Trying New Foods: Iceland Edition

I love trying new foods. During my recent half-day visit to Iceland, I bought myself two souvenirs, both Icelandic food items. And this should come as no surprise: I loved trying them!

The first was fjallagrasasȳróp – a syrup made from Iceland moss. Iceland moss (that’s what it’s actually called) is technically a lichen, and despite being named for a relatively small island, it’s found all across northern North America, too, from Alaska to Newfoundland.

Icelandic people have used Iceland moss for centuries, because of its medicinal properties. It has compounds that help aid digestion and constipation, and can help with coughs. Iceland moss tea can be found pretty commonly, but since I rarely drink tea, I bought it as a syrup.

It’s good! Guess what it tastes like? Syrup. (Although you could add enough sugar to anything and it’s going to taste good.) I drizzled it on yogurt and fruit one day, and another day, dipped apple slices in it.

It seems to have a slightly earthier taste to it than maple syrup, but it’s very subtle difference. In a blind taste test, I bet I wouldn’t be able to tell them apart.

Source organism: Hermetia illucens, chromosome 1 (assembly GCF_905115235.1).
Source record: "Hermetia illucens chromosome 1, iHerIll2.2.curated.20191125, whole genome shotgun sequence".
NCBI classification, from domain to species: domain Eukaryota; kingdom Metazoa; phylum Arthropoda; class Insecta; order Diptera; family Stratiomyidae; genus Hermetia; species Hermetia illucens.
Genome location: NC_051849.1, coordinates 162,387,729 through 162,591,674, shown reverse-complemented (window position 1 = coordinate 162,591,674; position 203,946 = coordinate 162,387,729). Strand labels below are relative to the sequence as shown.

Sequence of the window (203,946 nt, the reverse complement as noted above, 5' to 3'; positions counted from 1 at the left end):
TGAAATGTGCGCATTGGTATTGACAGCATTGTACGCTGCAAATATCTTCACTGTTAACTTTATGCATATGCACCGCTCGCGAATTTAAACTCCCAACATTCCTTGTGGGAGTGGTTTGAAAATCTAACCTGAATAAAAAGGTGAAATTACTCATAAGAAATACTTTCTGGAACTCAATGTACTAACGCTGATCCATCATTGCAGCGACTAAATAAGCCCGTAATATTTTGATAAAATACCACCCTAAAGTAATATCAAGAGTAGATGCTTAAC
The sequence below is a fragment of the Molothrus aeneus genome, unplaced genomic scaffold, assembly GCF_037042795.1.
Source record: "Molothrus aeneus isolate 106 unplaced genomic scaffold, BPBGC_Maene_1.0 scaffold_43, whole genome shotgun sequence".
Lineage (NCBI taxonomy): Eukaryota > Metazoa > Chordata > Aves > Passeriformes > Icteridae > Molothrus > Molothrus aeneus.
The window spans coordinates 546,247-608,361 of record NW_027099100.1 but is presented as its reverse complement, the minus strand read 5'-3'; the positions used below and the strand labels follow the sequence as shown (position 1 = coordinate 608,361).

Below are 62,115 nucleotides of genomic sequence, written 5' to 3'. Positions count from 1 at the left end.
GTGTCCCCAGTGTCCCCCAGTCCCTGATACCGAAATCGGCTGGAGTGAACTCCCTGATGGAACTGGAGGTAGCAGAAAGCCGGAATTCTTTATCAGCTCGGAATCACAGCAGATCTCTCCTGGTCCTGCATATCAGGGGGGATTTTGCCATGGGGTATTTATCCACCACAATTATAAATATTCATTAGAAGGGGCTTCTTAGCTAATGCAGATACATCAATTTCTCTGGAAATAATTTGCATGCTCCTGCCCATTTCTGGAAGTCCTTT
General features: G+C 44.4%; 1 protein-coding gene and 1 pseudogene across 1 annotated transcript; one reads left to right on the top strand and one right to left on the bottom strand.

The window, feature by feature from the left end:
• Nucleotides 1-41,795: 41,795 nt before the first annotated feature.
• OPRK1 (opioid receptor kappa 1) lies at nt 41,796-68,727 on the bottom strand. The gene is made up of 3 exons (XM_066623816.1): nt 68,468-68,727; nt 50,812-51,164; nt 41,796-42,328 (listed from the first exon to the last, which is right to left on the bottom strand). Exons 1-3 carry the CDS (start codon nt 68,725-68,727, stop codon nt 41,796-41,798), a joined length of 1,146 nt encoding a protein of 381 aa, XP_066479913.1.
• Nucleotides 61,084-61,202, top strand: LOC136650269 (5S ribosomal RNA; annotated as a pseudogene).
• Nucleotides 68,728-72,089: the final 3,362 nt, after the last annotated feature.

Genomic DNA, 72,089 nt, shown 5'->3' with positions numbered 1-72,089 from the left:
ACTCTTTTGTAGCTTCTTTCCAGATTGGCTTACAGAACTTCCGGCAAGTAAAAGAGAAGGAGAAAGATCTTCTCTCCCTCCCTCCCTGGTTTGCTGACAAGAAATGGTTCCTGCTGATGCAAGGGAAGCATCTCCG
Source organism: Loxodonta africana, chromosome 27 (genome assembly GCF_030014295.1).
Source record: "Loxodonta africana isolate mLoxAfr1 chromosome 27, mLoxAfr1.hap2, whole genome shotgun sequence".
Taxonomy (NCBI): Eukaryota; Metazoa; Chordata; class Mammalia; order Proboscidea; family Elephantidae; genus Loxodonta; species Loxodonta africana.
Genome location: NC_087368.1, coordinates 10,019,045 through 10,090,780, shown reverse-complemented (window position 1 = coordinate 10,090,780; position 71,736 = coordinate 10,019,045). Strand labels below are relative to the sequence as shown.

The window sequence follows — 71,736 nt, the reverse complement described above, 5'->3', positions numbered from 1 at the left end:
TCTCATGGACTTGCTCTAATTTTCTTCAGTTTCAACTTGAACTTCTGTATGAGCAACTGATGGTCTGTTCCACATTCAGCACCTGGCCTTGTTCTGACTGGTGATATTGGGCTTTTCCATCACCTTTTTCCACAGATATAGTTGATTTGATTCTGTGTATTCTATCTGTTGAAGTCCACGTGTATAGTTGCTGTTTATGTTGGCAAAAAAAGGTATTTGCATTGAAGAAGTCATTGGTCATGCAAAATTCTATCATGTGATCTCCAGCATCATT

RELATED CONTENT: Check out my archive of posts about new-to-me fruits and vegetables!

My other purchase was a tad more challenging: dried cod!

Dried cod seems to be a popular local snack. There were multiple brands and varieties at the stores I visited. I’ve had fish jerky before, and I like fish, so I was prepared for a jerky-type experience.

It was nothing like jerky. Jerky is chewy and tough, and this was light and crispy, more like freeze-dried pieces of fruit than anything else. Except that it didn’t taste like fruit. It tasted like fish.

Actually, it had very little flavor at all. Most of the flavor came from the smell. It smells like those flakes that you feed to your goldfish. I ate a piece while holding my nose, and it tasted like absolutely nothing. It reminded me of the wafers that they distributed during communion when I was a kid.

Healthwise, it’s a fantastic food: like jerky, it’s high in protein, and low in calories. Unlike protein, it’s not laden with sodium. I’d eat this again in a heartbeat.

Coming soon, in an upcoming post: more new food finds!

Keep it up, David!

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